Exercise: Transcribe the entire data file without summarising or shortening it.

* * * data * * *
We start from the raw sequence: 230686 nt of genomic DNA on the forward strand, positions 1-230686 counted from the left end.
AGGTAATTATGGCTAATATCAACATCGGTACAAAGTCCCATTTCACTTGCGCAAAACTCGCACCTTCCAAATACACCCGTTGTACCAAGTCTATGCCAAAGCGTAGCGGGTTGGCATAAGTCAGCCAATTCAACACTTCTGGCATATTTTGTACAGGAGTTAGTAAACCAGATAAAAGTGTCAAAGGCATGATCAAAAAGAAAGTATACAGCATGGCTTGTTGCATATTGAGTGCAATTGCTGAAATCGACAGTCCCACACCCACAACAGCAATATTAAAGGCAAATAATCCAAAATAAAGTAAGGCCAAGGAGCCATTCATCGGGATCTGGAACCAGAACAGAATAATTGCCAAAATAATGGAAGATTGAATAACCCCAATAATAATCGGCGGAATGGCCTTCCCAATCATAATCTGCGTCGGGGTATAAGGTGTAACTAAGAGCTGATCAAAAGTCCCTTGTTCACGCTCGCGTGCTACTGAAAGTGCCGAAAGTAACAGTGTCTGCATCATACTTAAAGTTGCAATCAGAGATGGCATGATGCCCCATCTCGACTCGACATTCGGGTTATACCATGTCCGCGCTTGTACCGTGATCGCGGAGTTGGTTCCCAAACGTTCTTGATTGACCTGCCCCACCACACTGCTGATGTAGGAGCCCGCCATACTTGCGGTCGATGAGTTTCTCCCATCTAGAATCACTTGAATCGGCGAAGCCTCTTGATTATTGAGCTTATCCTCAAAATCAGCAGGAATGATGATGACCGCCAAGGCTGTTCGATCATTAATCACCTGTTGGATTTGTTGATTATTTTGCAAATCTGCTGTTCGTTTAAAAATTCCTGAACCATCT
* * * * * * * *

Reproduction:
We start from the raw sequence: 230686 nt of genomic DNA on the forward strand, positions 1-230686 counted from the left end.
AGGTAATTATGGCTAATATCAACATCGGTACAAAGTCCCATTTCACTTGCGCAAAACTCGCACCTTCCAAATACACCCGTTGTACCAAGTCTATGCCAAAGCGTAGCGGGTTGGCATAAGTCAGCCAATTCAACACTTCTGGCATATTTTGTACAGGAGTTAGTAAACCAGATAAAAGTGTCAAAGGCATGATCAAAAAGAAAGTATACAGCATGGCTTGTTGCATATTGAGTGCAATTGCTGAAATCGACAGTCCCACACCCACAACAGCAATATTAAAGGCAAATAATCCAAAATAAAGTAAGGCCAAGGAGCCATTCATCGGGATCTGGAACCAGAACAGAATAATTGCCAAAATAATGGAAGATTGAATAACCCCAATAATAATCGGCGGAATGGCCTTCCCAATCATAATCTGCGTCGGGGTATAAGGTGTAACTAAGAGCTGATCAAAAGTCCCTTGTTCACGCTCGCGTGCTACTGAAAGTGCCGAAAGTAACAGTGTCTGCATCATACTTAAAGTTGCAATCAGAGATGGCATGATGCCCCATCTCGACTCGACATTCGGGTTATACCATGTCCGCGCTTGTACCGTGATCGCGGAGTTGGTTCCCAAACGTTCTTGATTGACCTGCCCCACCACACTGCTGATGTAGGAGCCCGCCATACTTGCGGTCGATGAGTTTCTCCCATCTAGAATCACTTGAATCGGCGAAGCCTCTTGATTATTGAGCTTATCCTCAAAATCAGCAGGAATGATGATGACCGCCAAGGCTGTTCGATCATTAATCACCTGTTGGATTTGTTGATTATTTTGCAAATCTGCTGTTCGTTTAAAAATTCCTGAACCATCT